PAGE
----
Da erzählt zum Beispiel der Schauspieler Lars Eidiniger, wie für ihn Lars von Triers Antichrist mit der Geburt seines Sohnes zusammenhängt. Christian Petzold referiert beeindruckend über die Verfolgungsjagd in French Connection. Der Doku-Kameramann Thomas Plenert schwärmt über die Plansequenzen in den Filmen von Sergej Urussewski. Und Anna Brüggemann gibt zu, wie neidisch sie ist, wenn sie Sandra Hüller in Über uns das All spielen sieht.

Zusätzlich zu den Segmenten in der Sendung gibt es als Bonus online immer noch ein “7 Fragen an …” Video-Interview mit den Filmemachern, das sich immer ebenfalls lohnt. Und wann immer wir können: zusätzlichen Content, wie Interviews, die wir nicht in der Sendung unterbringen konnten oder sogar eine zusätzliche Gastkritik. Ich hoffe, wir werden noch lange die Gelegenheit dazu bekommen, dieses Prinzip immer weiter zu verbessern.

In der August-Sendung sagen wir unsere Meinung zu Magic Mike (mein erster eigener Beitrag, ich hatte mich bisher auf die Online-Aufbereitung konzentriert) und This Ain’t California. Und der Regisseur Matthias Luthardt spricht über Sidney Lumets Dog Day Afternoon. Schaut doch mal rein – und gebt mir ruhig auch Feedback hier im Blog.

Something Big is about to Happen: Zeitgeist and Imminent Threat in July, Von Trier and Cahill

“Another Earth”

It is never easy to analyse the time you live in at the moment. It’s much easier to look back in time to see cultural and societal threads developing and culminating. But sometimes that elusive contemporary sensibility that German thinkers once named the “zeitgeist” can be felt, especially in the cultural artifacts a society produces. The current zeitgeist seems to be that while technological progress is moving ever faster, cultural progress has come to a standstill, which in turn creates high expectations for the times to come. This is not my idea, of course. It has been written and talked about a lot recently. Someone who summarised it, about two months ago, in a way I could relate to a lot, was “Generation X” author Douglas Coupland. In an interview with a Swiss radio station, he said:

What I find exciting about the zeitgeist right now is that something big is about to happen. We all know that. We grew up with the idea that the future was something that was still down the road and we still just live in the present. But today we live in the future. Every day feels futuristic. (This is mostly a re-translation of the German translation of Coupland, so these are not exactly his words.)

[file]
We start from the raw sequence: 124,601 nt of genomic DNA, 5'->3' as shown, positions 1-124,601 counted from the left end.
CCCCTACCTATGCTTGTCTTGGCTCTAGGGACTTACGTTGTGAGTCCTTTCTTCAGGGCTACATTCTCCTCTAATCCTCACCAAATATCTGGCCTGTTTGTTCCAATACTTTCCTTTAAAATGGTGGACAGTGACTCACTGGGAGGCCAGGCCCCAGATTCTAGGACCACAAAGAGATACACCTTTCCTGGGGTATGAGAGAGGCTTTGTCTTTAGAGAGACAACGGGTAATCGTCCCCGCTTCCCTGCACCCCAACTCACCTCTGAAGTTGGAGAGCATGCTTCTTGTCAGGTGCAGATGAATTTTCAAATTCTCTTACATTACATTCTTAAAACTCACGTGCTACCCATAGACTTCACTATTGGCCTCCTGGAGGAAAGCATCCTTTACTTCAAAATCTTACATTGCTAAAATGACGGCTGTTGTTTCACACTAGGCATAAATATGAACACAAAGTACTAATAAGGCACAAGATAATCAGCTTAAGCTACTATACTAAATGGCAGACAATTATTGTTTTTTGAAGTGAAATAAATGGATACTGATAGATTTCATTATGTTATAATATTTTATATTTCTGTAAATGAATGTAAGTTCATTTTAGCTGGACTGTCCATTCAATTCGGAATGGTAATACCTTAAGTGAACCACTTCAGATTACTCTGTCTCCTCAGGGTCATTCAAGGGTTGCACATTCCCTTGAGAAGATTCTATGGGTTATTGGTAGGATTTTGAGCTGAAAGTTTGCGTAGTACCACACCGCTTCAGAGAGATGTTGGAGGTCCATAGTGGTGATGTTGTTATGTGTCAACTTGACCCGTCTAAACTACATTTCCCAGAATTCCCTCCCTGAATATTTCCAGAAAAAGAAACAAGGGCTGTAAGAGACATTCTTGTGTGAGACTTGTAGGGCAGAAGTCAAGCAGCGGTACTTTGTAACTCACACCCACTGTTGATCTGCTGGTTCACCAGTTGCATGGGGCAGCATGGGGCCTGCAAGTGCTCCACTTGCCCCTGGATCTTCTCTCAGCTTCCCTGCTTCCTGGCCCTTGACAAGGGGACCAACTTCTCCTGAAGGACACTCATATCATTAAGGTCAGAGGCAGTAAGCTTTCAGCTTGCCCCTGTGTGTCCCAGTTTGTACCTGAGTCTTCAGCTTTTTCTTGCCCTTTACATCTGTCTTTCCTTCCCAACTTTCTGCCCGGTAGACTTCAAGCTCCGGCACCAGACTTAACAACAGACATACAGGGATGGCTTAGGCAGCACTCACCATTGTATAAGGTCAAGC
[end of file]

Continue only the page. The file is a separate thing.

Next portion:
Part of the zeitgeist being that “We live in the future now” felt familiar to me. I had even blogged about it before with respect to SF-films like Tron: Legacy and The Book of Eli. I had heard it before from authors like William Gibson, who have stopped setting their novels in the future because the present has caught up with them, and it ties right in with the discussion about “Retromania” in popular culture.

“Something big is about to happen”, however, is something that I heard for the first time in Coupland’s interview. It rang very true for me and I noticed that I had also encountered it in other films this year. Films that don’t necessarily count as science fiction, even though they might have some fantastic elements in them.

(The following paragraphs contain inevitable spoilers for all three movies discussed)

“The Future”

Miranda July’s second feature film is even called The Future, but it’s a long way from being science fiction. Instead, it tells the story of two thirtysomethings who exist in a relationship that has reached its peak after only four years. The protagonists, played by July and Hamish Linklater, have nothing to say to each other, because they don’t progress. All high hopes for their own development have failed to come to fruition and so they spend their days in a sort of melancholy hipster stupor (a fact that made both characters extremly annoying to me). When they decide to adopt a cat a month from now, they suddenly realize that they should use the remaining days to follow their impulses. Both quit their jobs and decide to do something meaningful. July’s character Sophie wants to express herself through dancing and Jason (Linklater) joins a climate-saving iniative that sells reforestation door-to-door.

But their efforts fail yet again. Sophie begins an affair and Jason starts spending time with an old man who has been married for 60 years. Even though there is some hope for reconciliation at the end of the film, the general feeling that remains is: There is no future for Sophie and Jason. They have already used it up and have only the eternal present left to them. This manifests itself in the second half of the film, where Jason literally tries to stop time. However, while he feels that time has stopped, the moon in the sky outside his window (who has the voice of the old man), constantly informs him that time is actually still creeping forward and that Jason can’t stay in his cocoon forever.